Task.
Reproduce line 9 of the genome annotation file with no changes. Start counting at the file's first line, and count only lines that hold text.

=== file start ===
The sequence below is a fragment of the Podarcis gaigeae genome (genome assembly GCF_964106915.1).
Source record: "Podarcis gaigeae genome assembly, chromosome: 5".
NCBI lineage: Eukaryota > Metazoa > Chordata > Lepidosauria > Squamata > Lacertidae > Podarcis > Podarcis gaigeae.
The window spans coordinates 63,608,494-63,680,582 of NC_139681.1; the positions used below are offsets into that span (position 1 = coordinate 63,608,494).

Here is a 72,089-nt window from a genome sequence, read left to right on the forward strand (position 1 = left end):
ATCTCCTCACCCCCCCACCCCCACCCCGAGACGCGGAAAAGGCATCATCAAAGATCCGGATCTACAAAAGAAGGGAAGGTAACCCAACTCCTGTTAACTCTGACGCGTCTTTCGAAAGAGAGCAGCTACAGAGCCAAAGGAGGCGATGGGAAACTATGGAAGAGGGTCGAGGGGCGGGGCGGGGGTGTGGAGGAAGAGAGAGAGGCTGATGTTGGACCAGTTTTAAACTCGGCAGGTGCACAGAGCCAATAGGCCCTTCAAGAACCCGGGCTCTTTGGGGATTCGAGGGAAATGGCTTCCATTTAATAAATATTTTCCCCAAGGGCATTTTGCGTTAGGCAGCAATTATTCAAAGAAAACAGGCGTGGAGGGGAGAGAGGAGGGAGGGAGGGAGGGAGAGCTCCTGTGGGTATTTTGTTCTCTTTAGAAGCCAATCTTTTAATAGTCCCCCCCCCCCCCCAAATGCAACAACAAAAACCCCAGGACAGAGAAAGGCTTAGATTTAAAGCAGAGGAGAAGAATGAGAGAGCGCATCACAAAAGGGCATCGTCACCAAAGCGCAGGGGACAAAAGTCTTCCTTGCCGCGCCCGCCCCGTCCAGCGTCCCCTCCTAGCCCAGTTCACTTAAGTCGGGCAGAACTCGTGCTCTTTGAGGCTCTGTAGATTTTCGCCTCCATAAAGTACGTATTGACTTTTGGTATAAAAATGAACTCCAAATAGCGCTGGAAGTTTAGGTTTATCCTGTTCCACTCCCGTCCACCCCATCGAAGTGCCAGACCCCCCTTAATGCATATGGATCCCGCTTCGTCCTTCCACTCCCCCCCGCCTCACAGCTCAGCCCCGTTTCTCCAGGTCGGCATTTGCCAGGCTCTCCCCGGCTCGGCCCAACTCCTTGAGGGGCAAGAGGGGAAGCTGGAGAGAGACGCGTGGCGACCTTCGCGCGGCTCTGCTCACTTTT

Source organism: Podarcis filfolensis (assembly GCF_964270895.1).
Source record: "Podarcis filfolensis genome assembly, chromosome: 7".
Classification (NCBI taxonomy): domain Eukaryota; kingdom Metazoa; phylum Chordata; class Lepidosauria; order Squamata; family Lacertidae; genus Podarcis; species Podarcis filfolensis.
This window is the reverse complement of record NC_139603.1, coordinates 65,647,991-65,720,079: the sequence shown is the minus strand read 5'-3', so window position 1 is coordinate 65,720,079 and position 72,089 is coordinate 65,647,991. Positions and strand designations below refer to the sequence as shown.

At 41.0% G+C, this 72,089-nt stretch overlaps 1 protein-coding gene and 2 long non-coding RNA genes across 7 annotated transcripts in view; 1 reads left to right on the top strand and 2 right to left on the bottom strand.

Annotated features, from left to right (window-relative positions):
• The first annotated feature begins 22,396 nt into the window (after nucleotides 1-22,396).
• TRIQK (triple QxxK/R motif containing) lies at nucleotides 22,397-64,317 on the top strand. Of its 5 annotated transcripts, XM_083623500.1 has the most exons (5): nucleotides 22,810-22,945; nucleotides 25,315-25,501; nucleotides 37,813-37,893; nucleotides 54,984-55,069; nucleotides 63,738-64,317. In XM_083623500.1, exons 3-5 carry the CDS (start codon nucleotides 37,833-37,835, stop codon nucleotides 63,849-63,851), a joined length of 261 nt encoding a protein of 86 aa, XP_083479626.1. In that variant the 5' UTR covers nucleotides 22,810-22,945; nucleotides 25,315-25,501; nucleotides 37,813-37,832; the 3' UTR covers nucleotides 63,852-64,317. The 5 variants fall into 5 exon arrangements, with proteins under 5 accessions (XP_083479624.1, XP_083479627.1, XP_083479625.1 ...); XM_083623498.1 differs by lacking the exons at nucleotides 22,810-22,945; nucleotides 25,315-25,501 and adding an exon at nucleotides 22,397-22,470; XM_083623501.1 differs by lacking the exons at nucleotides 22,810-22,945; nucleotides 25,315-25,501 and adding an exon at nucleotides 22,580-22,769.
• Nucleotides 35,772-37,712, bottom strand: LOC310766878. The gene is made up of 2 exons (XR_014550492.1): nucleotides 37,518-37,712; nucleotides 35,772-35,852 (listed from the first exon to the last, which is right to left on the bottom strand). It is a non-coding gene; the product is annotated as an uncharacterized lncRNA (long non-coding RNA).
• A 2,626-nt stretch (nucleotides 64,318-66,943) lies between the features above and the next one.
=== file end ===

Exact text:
Classification (NCBI taxonomy): domain Eukaryota; kingdom Metazoa; phylum Chordata; class Lepidosauria; order Squamata; family Lacertidae; genus Podarcis; species Podarcis filfolensis.